Speed up IR laws to stop job losses: unions

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Speed up IR laws to stop job losses: unions

The ACTU wants Labor’s IR laws brought in early to protect workers from losing their jobs in the coming economic slowdown.

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The ACTU wants Labor’s IR laws brought in early to protect workers from losing their jobs in the coming economic slowdown.

ACTU secretary Jeff Lawrence said this week the Government must act quickly to protect workers as employer groups say employment is under pressure.

Lawrence warned that around one million workers are vulnerable because they are in casual jobs and could be sacked easily.

Drastic downturn in forward orders

The CFMEU has warned that jobs in the logging industry are under threat because of a ‘drastic’ downturn in forward orders.

CFMEU forestry division secretary Michael O’Connor said the job loss from the economic crisis could be the biggest in a generation and he urged Prime Minister Kevin Rudd to hold a national summit meeting with employers and unions to look at protecting jobs.

Labor’s new workplace relations laws are expected to be tabled in Parliament later this month or early December.

However, most of them are not due to come into operation until 1 January 2010. The exceptions (so far) are collective bargaining and unfair dismissals, which will come in midway through next year — though the details of how they will operate in isolation are not yet clear.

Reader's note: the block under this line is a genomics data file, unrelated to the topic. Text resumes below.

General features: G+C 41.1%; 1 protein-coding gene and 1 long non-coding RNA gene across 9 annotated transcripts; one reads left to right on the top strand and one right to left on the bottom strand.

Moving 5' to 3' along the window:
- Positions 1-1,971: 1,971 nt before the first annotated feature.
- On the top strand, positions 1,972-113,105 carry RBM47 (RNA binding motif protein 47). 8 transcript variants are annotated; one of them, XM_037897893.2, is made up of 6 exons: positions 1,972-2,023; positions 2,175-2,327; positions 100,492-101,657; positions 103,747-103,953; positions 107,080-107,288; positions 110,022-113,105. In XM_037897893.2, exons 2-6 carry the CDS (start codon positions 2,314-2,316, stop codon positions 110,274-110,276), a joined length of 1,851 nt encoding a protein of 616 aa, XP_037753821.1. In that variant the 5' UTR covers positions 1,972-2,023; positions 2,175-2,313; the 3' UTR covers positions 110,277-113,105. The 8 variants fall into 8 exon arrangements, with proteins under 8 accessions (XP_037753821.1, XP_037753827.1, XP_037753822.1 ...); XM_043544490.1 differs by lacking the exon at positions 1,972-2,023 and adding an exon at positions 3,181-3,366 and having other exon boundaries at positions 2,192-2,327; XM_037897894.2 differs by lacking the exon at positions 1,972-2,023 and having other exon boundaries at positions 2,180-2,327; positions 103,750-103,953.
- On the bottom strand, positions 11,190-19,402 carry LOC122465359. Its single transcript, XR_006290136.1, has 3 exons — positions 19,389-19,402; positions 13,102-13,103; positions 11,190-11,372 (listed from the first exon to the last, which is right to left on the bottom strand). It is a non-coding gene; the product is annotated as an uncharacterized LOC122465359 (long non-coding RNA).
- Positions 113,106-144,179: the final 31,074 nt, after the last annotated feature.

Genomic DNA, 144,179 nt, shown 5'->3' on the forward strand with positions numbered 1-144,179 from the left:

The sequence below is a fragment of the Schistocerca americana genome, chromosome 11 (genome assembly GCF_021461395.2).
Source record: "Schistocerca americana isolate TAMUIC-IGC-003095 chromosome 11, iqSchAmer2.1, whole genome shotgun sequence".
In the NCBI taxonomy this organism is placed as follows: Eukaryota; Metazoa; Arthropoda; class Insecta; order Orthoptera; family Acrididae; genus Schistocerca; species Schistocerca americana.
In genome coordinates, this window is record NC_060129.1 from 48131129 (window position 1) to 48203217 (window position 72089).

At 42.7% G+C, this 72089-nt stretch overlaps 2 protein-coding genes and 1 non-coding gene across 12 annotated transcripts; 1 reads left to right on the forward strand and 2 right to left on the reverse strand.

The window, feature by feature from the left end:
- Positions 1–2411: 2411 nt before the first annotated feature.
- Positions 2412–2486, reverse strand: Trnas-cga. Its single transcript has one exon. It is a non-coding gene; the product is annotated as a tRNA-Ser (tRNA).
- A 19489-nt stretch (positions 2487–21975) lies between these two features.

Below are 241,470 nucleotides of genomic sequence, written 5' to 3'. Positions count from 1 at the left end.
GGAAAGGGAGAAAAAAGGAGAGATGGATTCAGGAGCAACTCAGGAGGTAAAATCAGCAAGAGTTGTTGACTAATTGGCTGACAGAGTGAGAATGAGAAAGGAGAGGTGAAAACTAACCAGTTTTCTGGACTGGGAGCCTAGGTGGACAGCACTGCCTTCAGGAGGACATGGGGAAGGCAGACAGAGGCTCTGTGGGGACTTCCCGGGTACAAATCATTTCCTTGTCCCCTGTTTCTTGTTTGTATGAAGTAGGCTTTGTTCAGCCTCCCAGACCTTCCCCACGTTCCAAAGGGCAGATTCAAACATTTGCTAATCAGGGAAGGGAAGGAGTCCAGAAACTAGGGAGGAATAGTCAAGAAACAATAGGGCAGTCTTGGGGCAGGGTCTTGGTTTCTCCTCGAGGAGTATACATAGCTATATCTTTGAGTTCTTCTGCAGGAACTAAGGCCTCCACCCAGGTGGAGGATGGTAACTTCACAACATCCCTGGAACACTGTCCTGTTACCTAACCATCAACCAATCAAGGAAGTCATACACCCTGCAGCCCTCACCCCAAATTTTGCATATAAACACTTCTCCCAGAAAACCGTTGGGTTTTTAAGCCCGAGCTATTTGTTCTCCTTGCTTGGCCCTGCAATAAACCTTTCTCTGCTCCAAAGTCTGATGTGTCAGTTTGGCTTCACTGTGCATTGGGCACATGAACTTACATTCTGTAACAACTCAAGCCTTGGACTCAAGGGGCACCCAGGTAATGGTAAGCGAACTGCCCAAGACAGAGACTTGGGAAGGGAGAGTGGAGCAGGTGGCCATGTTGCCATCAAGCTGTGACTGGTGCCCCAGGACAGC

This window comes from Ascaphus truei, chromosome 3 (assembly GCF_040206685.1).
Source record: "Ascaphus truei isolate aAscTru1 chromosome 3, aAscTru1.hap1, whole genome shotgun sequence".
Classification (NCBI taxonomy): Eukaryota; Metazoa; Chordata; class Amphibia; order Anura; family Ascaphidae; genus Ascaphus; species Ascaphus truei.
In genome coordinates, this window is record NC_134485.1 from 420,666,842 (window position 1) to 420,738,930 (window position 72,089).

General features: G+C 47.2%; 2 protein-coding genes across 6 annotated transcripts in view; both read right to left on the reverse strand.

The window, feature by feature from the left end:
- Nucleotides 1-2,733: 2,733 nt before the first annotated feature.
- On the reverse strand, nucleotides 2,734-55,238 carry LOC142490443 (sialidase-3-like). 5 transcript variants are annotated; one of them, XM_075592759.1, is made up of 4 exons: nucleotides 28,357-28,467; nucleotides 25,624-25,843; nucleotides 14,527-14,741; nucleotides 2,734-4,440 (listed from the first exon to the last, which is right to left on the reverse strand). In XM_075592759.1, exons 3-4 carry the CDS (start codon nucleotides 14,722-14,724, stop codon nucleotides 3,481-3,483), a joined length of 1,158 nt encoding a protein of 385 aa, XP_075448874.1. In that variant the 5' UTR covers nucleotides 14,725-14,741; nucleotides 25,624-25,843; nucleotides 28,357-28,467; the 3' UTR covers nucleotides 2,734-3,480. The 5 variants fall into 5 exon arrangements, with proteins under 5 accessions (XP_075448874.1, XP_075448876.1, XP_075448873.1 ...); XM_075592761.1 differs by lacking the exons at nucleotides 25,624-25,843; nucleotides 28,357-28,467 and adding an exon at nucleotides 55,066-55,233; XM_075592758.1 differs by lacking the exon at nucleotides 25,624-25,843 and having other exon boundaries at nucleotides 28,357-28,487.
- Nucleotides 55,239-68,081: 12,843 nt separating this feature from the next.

WorkChoices prevails

Until then the prevailing legislation — except for [new] AWAs — is the WorkChoices laws brought in by the Howard Government.

‘The longer WorkChoices stays in place, the greater the pain for people who are in precarious employment or who are employed under WorkChoices-style agreements that stripped away basic rights,’ Lawrence told The Australian.

‘Australian workers are in a WorkChoices twilight zone, waiting for the new laws to restore their rights.’

‘Employers abusing position’

Lawrence said some employers were already abusing their position by denying collective bargaining rights. Telstra, Rio Tinto and Cochlear are three companies resolutely refusing to make union collective agreements with their employees.

Lawrence said a fair IR system would promote economic stability by growing workforce skills and driving productivity.

‘Without a strong industrial umpire it's hard for employees to bring a claim for unfair dismissal, even when they are treated badly, and they need to be able to do this during times of economic uncertainty,’ Lawrence said.

‘More than three million employees in small- and medium-sized businesses lost their right to redundancy pay and protection from unfair dismissal under WorkChoices and they need protection urgently.’

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